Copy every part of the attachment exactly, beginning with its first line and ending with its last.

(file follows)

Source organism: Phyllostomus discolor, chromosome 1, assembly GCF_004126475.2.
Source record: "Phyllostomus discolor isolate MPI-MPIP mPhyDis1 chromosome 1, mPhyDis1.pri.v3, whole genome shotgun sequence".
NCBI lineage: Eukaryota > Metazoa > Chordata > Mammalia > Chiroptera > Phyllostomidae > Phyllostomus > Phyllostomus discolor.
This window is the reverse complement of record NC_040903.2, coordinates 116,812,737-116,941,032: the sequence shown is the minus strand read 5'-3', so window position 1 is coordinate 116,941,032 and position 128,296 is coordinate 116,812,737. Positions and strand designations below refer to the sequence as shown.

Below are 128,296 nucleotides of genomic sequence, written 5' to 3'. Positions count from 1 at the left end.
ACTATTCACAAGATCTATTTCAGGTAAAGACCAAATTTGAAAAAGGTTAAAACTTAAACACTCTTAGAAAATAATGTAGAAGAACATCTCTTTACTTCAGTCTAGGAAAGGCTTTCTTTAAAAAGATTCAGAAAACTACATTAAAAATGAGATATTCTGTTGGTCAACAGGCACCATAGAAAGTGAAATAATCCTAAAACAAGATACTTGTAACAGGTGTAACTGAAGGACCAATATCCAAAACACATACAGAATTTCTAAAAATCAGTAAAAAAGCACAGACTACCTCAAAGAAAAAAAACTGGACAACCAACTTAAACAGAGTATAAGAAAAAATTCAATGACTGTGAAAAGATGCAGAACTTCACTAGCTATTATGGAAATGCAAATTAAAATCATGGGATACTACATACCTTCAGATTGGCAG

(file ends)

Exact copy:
Source organism: Phyllostomus discolor, chromosome 1, assembly GCF_004126475.2.
Source record: "Phyllostomus discolor isolate MPI-MPIP mPhyDis1 chromosome 1, mPhyDis1.pri.v3, whole genome shotgun sequence".
NCBI lineage: Eukaryota > Metazoa > Chordata > Mammalia > Chiroptera > Phyllostomidae > Phyllostomus > Phyllostomus discolor.
This window is the reverse complement of record NC_040903.2, coordinates 116,812,737-116,941,032: the sequence shown is the minus strand read 5'-3', so window position 1 is coordinate 116,941,032 and position 128,296 is coordinate 116,812,737. Positions and strand designations below refer to the sequence as shown.

Below are 128,296 nucleotides of genomic sequence, written 5' to 3'. Positions count from 1 at the left end.
ACTATTCACAAGATCTATTTCAGGTAAAGACCAAATTTGAAAAAGGTTAAAACTTAAACACTCTTAGAAAATAATGTAGAAGAACATCTCTTTACTTCAGTCTAGGAAAGGCTTTCTTTAAAAAGATTCAGAAAACTACATTAAAAATGAGATATTCTGTTGGTCAACAGGCACCATAGAAAGTGAAATAATCCTAAAACAAGATACTTGTAACAGGTGTAACTGAAGGACCAATATCCAAAACACATACAGAATTTCTAAAAATCAGTAAAAAAGCACAGACTACCTCAAAGAAAAAAAACTGGACAACCAACTTAAACAGAGTATAAGAAAAAATTCAATGACTGTGAAAAGATGCAGAACTTCACTAGCTATTATGGAAATGCAAATTAAAATCATGGGATACTACATACCTTCAGATTGGCAG